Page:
Beginner: Ways of including source subfolders?

Can CMake be used to dynamically pull in source file folders? I’m not talking about using libraries per se.

Say for example I have a top level CMakeLists.txt file. I know I can explicitly include subfolder content like this:

file(GLOB other_SRCS 
add_executable(MyTarget ${other_SRCS})

But how can I tell the top CMakeLists.txt to include “whatever” is in the other_src folder as defined by an other_src/CMakeLists.txt?

Would I do it like this?

Now the bit I’m struggling with - if I don’t want to generate a library, what would I put in the other_src/CMakeLists.txt file?

file(GLOB other_SRCS 

what else?

The important function you are looking for is target_sources.

Top level CMakeLists.txt would have something like


Content in the other_src CMakeLists.txt

file(GLOB other_SRCS *.cpp)
target_sources(MyTarget PRIVATE ${other_SRC})

I try to use add_subdirectory if I’m referencing a CMakeLists.txt and use include when I’m pulling in a *.cmake file. There is a difference between include and add_subdirectory, so it would depend on your use case which would be better.

As an aside, be aware of the pitfalls of file(GLOB) for defining source files. See file glob documentation. Be sure to understand the tradeoffs when trying to use it that way.

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@dnglaze thanks for that - would “MyTarget” in target_sources() be “OtherSourcesTarget” - ie - a target name local to the other_SRC files?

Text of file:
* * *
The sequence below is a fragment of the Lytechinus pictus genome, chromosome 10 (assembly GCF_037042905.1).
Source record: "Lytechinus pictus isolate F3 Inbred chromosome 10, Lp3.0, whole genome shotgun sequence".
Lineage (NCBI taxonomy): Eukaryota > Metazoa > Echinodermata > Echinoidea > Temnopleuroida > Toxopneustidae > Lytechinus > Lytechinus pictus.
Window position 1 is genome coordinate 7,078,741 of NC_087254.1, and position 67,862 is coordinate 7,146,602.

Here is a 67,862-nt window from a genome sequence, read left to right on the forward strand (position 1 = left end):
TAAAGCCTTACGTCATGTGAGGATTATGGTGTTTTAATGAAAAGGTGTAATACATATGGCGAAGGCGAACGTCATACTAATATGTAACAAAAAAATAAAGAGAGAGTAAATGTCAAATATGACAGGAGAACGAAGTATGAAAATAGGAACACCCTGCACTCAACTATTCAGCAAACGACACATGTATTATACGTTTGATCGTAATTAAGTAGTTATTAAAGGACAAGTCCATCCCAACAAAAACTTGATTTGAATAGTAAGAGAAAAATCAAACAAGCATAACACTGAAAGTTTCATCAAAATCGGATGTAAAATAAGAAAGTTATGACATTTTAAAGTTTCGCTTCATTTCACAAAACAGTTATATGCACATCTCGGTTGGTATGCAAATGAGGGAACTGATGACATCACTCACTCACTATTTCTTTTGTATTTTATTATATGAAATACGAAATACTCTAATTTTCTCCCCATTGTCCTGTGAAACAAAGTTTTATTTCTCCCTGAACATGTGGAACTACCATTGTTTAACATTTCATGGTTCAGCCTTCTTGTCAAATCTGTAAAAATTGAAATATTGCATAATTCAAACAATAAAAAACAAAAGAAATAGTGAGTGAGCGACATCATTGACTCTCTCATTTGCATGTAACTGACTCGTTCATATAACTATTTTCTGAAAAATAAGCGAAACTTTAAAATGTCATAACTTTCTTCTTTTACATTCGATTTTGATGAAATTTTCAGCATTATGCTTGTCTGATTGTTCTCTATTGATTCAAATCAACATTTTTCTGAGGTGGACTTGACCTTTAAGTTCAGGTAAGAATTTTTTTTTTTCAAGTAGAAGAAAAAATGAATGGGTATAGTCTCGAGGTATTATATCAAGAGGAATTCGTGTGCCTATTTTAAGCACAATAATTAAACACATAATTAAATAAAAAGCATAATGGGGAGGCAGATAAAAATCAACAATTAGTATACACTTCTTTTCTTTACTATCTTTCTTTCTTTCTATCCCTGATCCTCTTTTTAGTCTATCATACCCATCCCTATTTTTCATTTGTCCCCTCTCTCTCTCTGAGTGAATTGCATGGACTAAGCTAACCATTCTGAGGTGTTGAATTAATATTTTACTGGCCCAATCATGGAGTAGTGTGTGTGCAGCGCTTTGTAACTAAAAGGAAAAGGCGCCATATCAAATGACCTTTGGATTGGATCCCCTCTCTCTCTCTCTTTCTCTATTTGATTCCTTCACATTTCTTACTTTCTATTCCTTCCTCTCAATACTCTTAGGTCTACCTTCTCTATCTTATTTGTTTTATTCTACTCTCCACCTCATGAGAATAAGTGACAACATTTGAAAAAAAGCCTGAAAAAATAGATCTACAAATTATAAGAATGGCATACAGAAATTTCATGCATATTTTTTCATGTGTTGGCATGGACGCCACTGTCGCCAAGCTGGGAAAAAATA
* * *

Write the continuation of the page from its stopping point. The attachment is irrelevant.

In this situation where you aren’t looking to create another library, you can just use the target defined in the parent CMakeLists.txt, the executable MyTarget in this case. As long as the target has been defined, you can add additional sources to it with target_sources. So no, there’s no local target you have to worry about.

You likely could define a separate target to contain the sources if you wanted, but I would imagine that’s only interesting in situations where you want to apply those sources to multiple targets. This is likely more complicated than what you’re looking for, but leverages the same target_sources command.

If instead you are looking to organize files and are using a generator that supports filters, such as Visual Studio, you can always use a source_group to group stuff in other_src into a separate filter.

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Thanks @dnglaze . This should help me a little in accepting what the “normal” way would be for doing what we’re talking about.

I used to use Visual Studio 2010 (and earlier) all the time so yes, the concept of a filter (or “folder” as I preferred to call them) made sense under the main source tree. So source_group may be worth reading about.

It’s actually or the IDF ESP32 environment that I’m wanting to understand CMake with. IDF has a few concepts of it’s own (they call them “components”) but I figured it would be best that I understand vanilla CMake first - especially when I see it being used increasingly in all aspects of work and hobbies that I’m exposed to these days.

You may find my blog post on target_sources() to be a helpful read. It covers similar use cases to yours. Enhanced source file handling with target_sources() - Crascit

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